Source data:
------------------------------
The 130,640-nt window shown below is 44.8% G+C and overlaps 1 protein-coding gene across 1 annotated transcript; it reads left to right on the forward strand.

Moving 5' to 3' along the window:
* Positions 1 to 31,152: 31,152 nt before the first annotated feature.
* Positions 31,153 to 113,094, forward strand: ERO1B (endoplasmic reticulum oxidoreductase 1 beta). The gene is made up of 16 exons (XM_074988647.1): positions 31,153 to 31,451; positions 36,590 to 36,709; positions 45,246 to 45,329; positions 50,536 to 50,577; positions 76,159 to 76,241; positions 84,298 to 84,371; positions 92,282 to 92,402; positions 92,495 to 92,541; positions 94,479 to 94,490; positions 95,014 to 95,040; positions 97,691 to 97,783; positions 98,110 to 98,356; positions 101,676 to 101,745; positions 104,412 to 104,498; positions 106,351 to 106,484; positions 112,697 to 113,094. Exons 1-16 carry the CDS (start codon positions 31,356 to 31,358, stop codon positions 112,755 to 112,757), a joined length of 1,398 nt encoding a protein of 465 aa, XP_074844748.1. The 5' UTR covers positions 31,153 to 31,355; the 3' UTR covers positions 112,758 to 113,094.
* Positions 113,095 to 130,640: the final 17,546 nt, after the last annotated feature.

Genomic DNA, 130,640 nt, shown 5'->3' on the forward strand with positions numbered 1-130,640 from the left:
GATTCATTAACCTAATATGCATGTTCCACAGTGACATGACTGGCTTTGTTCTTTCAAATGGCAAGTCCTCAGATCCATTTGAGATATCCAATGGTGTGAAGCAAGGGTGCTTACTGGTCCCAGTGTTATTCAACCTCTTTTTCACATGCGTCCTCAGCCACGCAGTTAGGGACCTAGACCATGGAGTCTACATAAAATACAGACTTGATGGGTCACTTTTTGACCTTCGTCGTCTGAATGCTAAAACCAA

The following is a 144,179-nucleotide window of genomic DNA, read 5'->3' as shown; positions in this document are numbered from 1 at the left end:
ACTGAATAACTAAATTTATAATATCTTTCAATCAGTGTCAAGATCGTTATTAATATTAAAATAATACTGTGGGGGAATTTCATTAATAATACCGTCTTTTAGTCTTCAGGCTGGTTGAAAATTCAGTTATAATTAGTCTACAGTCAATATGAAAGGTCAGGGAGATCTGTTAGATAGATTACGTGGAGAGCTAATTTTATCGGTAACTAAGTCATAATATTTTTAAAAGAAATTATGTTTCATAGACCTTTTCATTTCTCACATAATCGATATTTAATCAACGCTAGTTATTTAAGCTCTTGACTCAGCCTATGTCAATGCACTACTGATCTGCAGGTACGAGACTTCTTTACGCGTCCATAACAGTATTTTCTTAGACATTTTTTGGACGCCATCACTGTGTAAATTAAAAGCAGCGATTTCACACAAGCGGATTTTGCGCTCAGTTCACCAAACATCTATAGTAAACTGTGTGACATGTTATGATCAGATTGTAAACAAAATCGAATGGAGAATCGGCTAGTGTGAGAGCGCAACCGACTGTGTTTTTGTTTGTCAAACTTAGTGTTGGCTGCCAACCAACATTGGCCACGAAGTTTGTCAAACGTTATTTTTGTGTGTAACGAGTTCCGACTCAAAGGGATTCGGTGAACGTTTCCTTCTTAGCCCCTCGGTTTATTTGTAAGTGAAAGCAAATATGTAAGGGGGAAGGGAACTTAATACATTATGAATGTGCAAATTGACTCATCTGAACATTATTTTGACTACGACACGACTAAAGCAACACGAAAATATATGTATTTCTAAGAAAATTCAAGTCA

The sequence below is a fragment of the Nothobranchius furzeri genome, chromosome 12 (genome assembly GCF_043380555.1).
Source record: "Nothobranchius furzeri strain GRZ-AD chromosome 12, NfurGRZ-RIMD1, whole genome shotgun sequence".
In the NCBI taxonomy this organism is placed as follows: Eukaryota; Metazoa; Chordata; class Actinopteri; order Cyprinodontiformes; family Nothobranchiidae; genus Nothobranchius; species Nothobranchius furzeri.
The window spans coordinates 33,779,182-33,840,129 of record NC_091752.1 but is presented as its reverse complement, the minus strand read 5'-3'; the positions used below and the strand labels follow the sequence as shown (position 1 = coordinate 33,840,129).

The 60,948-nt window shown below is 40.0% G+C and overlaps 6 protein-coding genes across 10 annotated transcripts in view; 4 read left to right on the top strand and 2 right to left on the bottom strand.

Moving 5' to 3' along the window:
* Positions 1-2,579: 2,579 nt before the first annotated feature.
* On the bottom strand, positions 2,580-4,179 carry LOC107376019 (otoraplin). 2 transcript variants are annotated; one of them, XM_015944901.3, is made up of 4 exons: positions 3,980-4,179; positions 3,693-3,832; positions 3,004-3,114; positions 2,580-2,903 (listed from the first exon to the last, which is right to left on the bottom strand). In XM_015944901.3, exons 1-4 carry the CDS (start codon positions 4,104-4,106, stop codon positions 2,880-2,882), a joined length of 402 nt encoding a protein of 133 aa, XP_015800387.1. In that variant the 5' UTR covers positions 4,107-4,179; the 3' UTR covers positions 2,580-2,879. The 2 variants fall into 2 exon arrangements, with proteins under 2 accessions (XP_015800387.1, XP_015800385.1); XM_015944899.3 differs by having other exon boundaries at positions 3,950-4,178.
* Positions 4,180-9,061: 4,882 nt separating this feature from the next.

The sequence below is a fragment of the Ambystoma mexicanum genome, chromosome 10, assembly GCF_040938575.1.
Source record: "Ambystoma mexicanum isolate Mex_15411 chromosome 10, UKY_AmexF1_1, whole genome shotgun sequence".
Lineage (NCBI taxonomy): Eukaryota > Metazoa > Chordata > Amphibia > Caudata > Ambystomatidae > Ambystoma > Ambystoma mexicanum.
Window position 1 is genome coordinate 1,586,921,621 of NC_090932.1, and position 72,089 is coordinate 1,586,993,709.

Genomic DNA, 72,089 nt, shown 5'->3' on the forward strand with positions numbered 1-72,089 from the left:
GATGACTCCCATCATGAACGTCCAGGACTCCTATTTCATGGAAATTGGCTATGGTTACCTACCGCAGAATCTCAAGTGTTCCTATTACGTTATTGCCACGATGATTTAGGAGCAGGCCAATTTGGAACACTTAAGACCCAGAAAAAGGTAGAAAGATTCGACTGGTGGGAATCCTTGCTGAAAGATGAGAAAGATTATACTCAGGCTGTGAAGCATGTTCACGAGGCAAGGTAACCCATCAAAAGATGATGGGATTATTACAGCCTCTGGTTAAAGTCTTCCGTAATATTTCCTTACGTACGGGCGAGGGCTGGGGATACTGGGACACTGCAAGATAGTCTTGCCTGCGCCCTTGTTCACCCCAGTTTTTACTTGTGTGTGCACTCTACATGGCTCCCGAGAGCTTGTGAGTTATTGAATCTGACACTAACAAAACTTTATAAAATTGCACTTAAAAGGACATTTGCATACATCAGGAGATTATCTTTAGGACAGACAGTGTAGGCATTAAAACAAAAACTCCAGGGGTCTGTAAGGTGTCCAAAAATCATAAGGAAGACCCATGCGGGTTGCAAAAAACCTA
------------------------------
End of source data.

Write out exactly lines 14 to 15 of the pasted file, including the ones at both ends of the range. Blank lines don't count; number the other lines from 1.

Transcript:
The 60,948-nt window shown below is 40.0% G+C and overlaps 6 protein-coding genes across 10 annotated transcripts in view; 4 read left to right on the top strand and 2 right to left on the bottom strand.

Moving 5' to 3' along the window: